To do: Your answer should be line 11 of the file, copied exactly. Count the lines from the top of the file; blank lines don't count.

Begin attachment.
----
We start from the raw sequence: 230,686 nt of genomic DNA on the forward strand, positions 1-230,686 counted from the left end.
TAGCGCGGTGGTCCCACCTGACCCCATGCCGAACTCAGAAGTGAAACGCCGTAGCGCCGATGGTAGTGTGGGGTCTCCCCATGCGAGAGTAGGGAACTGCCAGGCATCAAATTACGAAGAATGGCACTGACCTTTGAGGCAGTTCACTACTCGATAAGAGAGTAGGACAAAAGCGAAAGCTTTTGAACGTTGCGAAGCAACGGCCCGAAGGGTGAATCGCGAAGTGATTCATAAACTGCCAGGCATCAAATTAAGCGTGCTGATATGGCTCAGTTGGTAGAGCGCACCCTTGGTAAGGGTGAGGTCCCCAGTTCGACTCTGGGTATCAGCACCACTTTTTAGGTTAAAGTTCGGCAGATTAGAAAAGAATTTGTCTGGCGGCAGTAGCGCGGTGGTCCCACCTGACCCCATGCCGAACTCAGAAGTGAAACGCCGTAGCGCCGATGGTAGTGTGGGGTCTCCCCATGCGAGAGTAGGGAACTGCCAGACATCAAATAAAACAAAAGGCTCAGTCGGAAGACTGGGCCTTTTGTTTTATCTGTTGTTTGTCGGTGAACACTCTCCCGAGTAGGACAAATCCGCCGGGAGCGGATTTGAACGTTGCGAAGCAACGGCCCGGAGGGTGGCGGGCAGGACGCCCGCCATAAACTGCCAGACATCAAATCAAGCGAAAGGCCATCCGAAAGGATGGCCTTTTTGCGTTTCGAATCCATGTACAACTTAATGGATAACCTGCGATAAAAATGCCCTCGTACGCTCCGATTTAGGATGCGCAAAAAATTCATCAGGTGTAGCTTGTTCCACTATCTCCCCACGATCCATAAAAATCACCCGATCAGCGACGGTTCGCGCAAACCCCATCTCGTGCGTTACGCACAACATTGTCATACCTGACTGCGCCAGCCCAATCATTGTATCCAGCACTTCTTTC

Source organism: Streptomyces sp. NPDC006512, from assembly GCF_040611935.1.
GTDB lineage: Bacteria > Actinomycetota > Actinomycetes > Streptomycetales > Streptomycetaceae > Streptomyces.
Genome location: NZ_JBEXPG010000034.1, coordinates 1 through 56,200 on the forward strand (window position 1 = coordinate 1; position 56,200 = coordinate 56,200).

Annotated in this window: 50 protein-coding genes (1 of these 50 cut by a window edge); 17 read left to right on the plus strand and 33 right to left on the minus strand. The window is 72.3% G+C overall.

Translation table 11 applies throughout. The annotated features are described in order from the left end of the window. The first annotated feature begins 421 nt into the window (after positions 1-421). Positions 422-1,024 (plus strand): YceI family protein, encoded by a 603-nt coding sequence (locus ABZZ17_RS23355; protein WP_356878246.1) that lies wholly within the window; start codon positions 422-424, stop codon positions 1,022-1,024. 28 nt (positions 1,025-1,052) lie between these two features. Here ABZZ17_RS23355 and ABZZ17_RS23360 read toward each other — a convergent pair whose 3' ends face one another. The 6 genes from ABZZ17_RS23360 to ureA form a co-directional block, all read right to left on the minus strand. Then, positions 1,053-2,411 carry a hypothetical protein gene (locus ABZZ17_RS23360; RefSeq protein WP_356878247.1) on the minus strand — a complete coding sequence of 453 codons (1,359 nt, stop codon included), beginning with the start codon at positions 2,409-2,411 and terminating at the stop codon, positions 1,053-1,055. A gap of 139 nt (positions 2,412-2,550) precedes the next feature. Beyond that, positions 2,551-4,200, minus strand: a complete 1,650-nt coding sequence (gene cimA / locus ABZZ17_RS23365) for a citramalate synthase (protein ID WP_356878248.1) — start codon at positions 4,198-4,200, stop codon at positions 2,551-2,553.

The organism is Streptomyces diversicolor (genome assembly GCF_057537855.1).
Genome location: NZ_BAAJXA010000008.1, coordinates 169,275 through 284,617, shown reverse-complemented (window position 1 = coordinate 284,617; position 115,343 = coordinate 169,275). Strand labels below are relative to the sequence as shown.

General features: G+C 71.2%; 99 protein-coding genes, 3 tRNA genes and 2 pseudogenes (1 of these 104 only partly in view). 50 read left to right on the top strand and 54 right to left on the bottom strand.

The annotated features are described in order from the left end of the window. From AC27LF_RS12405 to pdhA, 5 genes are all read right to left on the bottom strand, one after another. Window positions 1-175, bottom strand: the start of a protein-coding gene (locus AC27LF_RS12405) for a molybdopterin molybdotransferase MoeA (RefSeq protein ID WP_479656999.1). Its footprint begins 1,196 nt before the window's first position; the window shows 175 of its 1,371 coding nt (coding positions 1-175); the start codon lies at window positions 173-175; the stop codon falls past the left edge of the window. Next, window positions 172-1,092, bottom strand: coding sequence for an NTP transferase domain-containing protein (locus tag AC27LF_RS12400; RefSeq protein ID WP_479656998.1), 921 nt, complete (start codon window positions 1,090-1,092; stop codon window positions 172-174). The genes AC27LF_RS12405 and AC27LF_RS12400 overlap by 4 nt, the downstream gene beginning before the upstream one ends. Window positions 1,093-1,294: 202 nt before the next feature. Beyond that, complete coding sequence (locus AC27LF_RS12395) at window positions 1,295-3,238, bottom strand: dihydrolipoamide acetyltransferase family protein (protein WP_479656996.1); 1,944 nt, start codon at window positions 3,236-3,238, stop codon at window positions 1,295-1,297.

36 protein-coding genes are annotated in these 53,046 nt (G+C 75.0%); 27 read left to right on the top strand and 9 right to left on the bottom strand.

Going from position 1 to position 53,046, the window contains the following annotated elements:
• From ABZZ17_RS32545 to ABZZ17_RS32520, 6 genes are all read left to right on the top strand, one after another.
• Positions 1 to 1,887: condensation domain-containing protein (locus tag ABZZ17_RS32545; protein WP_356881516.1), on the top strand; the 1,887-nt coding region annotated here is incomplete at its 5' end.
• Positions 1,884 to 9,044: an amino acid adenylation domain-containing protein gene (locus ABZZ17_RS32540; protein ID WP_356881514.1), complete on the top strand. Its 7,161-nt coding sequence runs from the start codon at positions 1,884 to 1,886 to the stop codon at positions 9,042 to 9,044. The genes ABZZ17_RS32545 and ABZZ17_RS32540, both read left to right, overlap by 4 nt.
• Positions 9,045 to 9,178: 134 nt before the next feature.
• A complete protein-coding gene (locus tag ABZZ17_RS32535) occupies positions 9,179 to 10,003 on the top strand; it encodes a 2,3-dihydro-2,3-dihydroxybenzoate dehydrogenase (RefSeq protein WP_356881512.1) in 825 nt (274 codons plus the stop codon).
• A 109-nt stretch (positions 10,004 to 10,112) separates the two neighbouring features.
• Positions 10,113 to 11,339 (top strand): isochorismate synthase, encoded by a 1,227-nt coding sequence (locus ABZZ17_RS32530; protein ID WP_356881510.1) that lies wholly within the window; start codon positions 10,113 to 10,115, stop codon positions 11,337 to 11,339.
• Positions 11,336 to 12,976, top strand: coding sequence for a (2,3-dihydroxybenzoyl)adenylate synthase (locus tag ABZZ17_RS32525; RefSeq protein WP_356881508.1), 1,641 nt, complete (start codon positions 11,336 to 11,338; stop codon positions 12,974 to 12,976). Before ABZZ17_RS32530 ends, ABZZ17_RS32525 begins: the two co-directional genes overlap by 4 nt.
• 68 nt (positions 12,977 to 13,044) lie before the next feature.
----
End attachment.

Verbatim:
The annotated features are described in order from the left end of the window. From AC27LF_RS12405 to pdhA, 5 genes are all read right to left on the bottom strand, one after another. Window positions 1-175, bottom strand: the start of a protein-coding gene (locus AC27LF_RS12405) for a molybdopterin molybdotransferase MoeA (RefSeq protein ID WP_479656999.1). Its footprint begins 1,196 nt before the window's first position; the window shows 175 of its 1,371 coding nt (coding positions 1-175); the start codon lies at window positions 173-175; the stop codon falls past the left edge of the window. Next, window positions 172-1,092, bottom strand: coding sequence for an NTP transferase domain-containing protein (locus tag AC27LF_RS12400; RefSeq protein ID WP_479656998.1), 921 nt, complete (start codon window positions 1,090-1,092; stop codon window positions 172-174). The genes AC27LF_RS12405 and AC27LF_RS12400 overlap by 4 nt, the downstream gene beginning before the upstream one ends. Window positions 1,093-1,294: 202 nt before the next feature. Beyond that, complete coding sequence (locus AC27LF_RS12395) at window positions 1,295-3,238, bottom strand: dihydrolipoamide acetyltransferase family protein (protein WP_479656996.1); 1,944 nt, start codon at window positions 3,236-3,238, stop codon at window positions 1,295-1,297.